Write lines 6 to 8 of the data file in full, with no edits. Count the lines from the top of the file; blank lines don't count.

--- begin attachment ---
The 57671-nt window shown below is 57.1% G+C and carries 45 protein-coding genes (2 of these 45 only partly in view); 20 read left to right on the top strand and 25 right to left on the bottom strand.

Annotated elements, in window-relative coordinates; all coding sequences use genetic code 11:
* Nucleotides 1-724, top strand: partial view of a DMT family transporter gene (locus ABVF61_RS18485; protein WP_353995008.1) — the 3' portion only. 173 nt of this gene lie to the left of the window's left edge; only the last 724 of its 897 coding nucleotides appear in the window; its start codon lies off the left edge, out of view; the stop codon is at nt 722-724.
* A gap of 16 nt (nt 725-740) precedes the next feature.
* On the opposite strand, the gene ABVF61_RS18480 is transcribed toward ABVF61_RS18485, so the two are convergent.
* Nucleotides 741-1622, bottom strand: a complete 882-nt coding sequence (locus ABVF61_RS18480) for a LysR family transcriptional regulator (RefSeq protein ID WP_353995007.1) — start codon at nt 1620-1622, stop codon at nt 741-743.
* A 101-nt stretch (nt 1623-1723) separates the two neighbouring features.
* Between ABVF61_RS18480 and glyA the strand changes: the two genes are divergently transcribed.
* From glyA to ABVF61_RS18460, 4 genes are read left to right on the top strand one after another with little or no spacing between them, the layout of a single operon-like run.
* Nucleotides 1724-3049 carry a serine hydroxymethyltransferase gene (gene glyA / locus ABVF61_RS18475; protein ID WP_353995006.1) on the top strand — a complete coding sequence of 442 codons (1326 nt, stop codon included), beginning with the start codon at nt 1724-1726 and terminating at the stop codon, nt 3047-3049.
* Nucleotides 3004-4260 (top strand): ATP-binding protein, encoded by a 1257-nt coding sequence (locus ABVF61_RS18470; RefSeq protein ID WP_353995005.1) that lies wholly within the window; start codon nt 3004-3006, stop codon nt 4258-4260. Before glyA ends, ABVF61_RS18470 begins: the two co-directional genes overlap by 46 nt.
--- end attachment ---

* Nucleotides 741-1622, bottom strand: a complete 882-nt coding sequence (locus ABVF61_RS18480) for a LysR family transcriptional regulator (RefSeq protein ID WP_353995007.1) — start codon at nt 1620-1622, stop codon at nt 741-743.
* A 101-nt stretch (nt 1623-1723) separates the two neighbouring features.
* Between ABVF61_RS18480 and glyA the strand changes: the two genes are divergently transcribed.